, DECEMBER 5, 2011 (STANDARD) by Christine F. Herrera - Agrarian Reform Department told to look into expenses of President Benigno Aquino III’s family following its claims of a P2-billion debt

THE Supreme Court has ordered the Agrarian Reform Department to audit the books of President Benigno Aquino III’s family to find out how much of the P1.33 billion gained from the sale of lots within the Hacienda Luisita estate went to “legitimate corporate expense.”

The Supreme Court wants the estate’s land distributed to the 6,296 farmer-beneficiaries in six months, and it made its recent ruling after the management claimed it incurred P2 billion in debt from businessman Eduardo Cojuangco, the President’s uncle.

“For this purpose, [the Agrarian Reform Department] is ordered to engage the services of a reputable accounting firm approved by the parties to audit the books of HLI and Centennary Holdings Inc. to determine if the P1.33-billion proceeds of the sale of the three lots were actually used or spent for legitimate corporate purposes,” the Supreme Court said in its Nov. 22, 2011 ruling.

“Any unspent or unused balance and any disallowed expenditures as determined by the audit shall be distributed to the 6,296 original [farmworker-beneficiaries].”

Christian Monsod, counsel for 1,200 members of the Farmworkers Agrarian Reform Movement, rejected the loan contract, saying it was a case of transferring assets from “cousin to cousin.”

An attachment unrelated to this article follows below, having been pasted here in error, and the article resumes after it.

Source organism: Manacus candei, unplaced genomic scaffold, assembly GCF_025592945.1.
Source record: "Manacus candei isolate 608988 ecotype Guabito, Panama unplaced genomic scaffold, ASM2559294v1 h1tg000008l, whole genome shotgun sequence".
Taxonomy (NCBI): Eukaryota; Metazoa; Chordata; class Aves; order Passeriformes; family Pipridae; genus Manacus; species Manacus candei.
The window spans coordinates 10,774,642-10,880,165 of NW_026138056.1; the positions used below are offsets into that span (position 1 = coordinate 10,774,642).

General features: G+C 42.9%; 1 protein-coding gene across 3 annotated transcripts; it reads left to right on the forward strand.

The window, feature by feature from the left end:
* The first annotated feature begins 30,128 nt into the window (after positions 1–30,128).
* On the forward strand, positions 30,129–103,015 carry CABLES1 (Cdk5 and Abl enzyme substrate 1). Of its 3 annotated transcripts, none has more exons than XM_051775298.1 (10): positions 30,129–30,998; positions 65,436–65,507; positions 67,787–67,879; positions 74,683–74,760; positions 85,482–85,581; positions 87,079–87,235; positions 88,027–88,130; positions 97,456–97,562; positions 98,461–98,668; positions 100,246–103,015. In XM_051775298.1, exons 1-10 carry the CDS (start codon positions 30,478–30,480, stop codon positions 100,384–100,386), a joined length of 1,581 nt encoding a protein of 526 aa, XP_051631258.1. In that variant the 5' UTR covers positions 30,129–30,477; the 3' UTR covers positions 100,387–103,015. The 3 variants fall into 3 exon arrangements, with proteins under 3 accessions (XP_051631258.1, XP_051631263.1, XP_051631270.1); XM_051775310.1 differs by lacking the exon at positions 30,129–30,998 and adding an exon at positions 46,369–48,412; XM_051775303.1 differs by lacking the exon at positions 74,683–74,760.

Besides, Monsod said, the P2-billion loan from Cojuangco was never disclosed to the farmers and not even to the Supreme Court while the merits of the case were being deliberated.

“The farmers believe that it will just be a case of transferring the assets cousin-to-cousin, and the management did not want to return the P1.33 billion proceeds from the sale of the 580-hectare lots to the farmers,” Monsod told the Manila Standard.

“The management wants to make it appear that the P1.33 billion is gone. The farmers reject the loan contract.

The Supreme Court said the audit should include the identification of the legitimate farmer-beneficiaries because the President’s family had been insisting that Hacienda Luisita Inc. had 10,502 farmer-beneficiaries, whereas the farmers were claiming only 6,296 original farmworkers.

But Monsod said the number 6,296 should even be reduced because the management had hired “supervisors” when the Stock Distribution Option was implemented on Nov. 21, 1989.

The high tribunal had rejected the stock plan for being unconstitutional. It said the value of Hacienda land would be based on the valuation made by the Landbank and the Agrarian Reform Department on Nov. 21, 1989, which was P170,000 per hectare or a total of P835.55 million for the entire 4,915.75 hectares.

The Supreme Court said the 580.51 hectares that had been sold for P1.33 billion should be exempted from distribution and remain being expropriated to the buyers because they acquired the property “in good faith.”

The high court affirmed the farmers’ position that “Unless there is land distribution, there can be no agrarian reform.”

“Any program that gives farmers or farmworkers anything less than ownership of land fails to conform to the mandate of the Constitution,” the high court said.

“In other words, a program that gives qualified beneficiaries stock certificates instead of land is not agrarian reform.”

Chief News Editor: Sol Jose Vanzi

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